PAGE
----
Bond markets in the developed world are not being run with the lender/investor in mind. The purpose of loose monetary policy and quantitative easing (QE) is to reward the borrower or at least to make it cheaper to access debt. For investors in debt/fixed income and balanced mandates you need to bear this in mind even though you’ve enjoyed good returns from your bond investments.
Nowhere is this more manifest and the evidence more stark than in the soaring pension fund deficits in the UK as a consequence (unintended we presume) of plummeting long gilt yields.
Mind the Gap
Unintended we ask because if companies have to set aside funds to make good the increased gap between liabilities and assets to cover their pension deficits, for many companies the attraction of lower interest rates is severely diminished. The following graph from Modern Investor magazine using data from Mercer illustrates the decline in the percentage coverage of pension liabilities via the solid green line (right hand scale) and the size of the deficits (left hand scale) of FTSE 350 companies. Note the deterioration in both so far in 2016.
Stick or Twist
Is the Bank of England concerned about this phenomenon or do they see that as a future problem while saving the economy from recession is a clear and present danger? Yes, they have made borrowing cheaper across most but not all maturities but increasing the borrowing requirements of companies to cover pension liabilities rather than productive capacity, seems counterintuitive.
There is however a recent precedent that might help the Bank of England in their quest without inflicting damage via unintended consequences of their QE policy.
In September 2011, the US Federal Reserve sought to manipulate the shape of their yield curve in order to keep a lid on long-term interest rates. This was important because unlike the UK, most mortgage rates are priced off thirty-year US government bond yields and it was keen to avoid rising mortgage rates which could hinder the housing recovery.
If we look at the yield changes that have occurred across the maturities of UK government bonds (gilts) since the Bank of England’s announcement of a quarter-point interest rate reduction in the bank rate to 0.25% and an extra £60 billion in QE (£50 billion in gilt purchases and £10 billion in investment grade corporate bonds), we can see from the graph below that long-dated yields (seven years and longer) have fallen but yields between one and five years have risen. Admittedly the margins are small but not insignificant if you ask those impacted.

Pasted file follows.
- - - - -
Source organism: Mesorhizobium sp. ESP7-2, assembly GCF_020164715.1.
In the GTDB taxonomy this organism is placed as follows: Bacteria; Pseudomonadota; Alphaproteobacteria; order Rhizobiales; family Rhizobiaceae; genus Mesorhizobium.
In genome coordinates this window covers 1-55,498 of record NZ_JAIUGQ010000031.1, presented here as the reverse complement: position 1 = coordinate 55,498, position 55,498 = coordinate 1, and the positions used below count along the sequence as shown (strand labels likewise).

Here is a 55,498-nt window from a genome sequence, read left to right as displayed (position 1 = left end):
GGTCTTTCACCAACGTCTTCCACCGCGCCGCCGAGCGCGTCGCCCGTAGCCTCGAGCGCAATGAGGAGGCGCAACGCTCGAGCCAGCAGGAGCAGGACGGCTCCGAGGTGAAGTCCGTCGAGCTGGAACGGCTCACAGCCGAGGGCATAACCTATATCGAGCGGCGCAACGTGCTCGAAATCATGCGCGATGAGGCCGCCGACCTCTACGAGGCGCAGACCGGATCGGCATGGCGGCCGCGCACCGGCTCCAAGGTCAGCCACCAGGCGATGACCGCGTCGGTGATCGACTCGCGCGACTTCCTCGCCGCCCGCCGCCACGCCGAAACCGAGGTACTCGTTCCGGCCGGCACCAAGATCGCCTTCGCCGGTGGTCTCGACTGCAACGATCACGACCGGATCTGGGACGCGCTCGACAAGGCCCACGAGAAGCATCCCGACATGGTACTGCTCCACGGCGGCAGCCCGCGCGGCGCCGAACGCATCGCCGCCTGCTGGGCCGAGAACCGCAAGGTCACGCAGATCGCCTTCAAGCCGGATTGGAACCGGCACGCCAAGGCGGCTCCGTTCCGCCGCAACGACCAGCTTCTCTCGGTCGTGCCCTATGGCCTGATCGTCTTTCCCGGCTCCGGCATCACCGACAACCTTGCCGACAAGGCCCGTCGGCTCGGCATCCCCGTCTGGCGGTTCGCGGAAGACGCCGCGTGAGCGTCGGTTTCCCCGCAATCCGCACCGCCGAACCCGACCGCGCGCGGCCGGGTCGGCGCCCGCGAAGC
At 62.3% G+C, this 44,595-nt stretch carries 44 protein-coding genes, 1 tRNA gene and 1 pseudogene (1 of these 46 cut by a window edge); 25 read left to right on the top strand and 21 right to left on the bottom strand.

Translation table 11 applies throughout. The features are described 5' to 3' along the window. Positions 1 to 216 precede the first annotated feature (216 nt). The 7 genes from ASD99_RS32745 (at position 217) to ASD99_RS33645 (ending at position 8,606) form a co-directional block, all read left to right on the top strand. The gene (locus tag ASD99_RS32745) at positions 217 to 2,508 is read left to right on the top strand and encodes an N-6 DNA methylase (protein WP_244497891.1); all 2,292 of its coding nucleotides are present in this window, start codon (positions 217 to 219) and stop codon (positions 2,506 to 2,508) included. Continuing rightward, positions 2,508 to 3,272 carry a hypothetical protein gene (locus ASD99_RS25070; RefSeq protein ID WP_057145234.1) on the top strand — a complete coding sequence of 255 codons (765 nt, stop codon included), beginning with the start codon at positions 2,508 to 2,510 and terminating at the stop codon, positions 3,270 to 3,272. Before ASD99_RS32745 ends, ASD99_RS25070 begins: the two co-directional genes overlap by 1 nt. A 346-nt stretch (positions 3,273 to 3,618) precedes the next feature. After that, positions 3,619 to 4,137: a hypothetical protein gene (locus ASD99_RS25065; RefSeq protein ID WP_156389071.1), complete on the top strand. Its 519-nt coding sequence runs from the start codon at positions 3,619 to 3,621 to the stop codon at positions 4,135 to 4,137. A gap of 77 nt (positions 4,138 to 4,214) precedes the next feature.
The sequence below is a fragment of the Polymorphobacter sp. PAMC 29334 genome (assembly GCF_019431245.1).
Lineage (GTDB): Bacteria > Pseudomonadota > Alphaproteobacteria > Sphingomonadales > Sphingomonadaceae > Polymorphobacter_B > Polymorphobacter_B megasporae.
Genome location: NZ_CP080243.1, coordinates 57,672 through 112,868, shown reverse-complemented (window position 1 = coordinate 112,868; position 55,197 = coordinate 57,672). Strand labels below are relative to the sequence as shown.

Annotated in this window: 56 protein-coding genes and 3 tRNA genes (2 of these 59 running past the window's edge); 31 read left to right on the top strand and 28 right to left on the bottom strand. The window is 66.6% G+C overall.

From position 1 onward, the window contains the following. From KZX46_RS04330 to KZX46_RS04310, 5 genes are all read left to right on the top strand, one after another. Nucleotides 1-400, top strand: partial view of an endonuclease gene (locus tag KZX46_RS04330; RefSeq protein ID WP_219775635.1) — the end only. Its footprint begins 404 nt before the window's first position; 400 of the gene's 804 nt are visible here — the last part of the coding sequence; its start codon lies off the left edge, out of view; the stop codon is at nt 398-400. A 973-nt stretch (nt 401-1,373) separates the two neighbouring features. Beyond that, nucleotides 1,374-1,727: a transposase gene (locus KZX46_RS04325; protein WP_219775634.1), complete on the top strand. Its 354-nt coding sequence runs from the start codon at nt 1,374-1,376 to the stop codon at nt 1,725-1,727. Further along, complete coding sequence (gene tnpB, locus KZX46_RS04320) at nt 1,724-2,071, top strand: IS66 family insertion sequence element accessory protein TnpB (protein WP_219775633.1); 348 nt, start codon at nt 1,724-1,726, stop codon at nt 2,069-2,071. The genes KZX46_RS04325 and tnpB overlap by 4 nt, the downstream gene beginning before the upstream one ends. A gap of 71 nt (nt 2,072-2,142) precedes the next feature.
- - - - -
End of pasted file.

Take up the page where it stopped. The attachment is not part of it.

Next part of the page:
While holders of bonds where yields have fallen have benefited from a capital appreciation, the actuarial impact of the decline in long rates has a far greater impact on future pension fund liabilities.
Most UK businesses’ loans, especially small and medium-sized companies plus residential mortgages, are priced on a floating rate basis relevant to the Bank Rate or through short-term fixed loans out to five years. The bigger problem for those borrowers is that they receive the benefit of any interest rate cut from their lender who doesn’t resort to increasing their margin as the Bank Governor was at pains to point out on August 4th.
Twist and Shout
Why then doesn’t the Bank of England take a leaf from the US Federal Reserve playbook and buy more short gilts where they have the most influence on the borrowers they are keen to encourage and stop competing with pension funds in buying the limited supply of long-dated bonds. In fact, let the government borrow money at around 1.25% for 50 years as part of a fiscal expansion in the Autumn Statement as part of a better balance to monetary and fiscal policy. Pension funds would like to buy them even if yields rise.
As we have said before, monetary policy has reached its limits and probably gone beyond them in Europe and Japan. As we stated at the outset, The Bank of England is on the side of the borrower not the fixed income investor. We get that message and only hold managers with a specific brief in our multi-asset, Dynamic Fund albeit in a small allocation. Most bond markets are trading like commodities, driven by the needs of central banks, pension funds and yield-seekers. At negative real interest rates (below inflation), most offer poor value.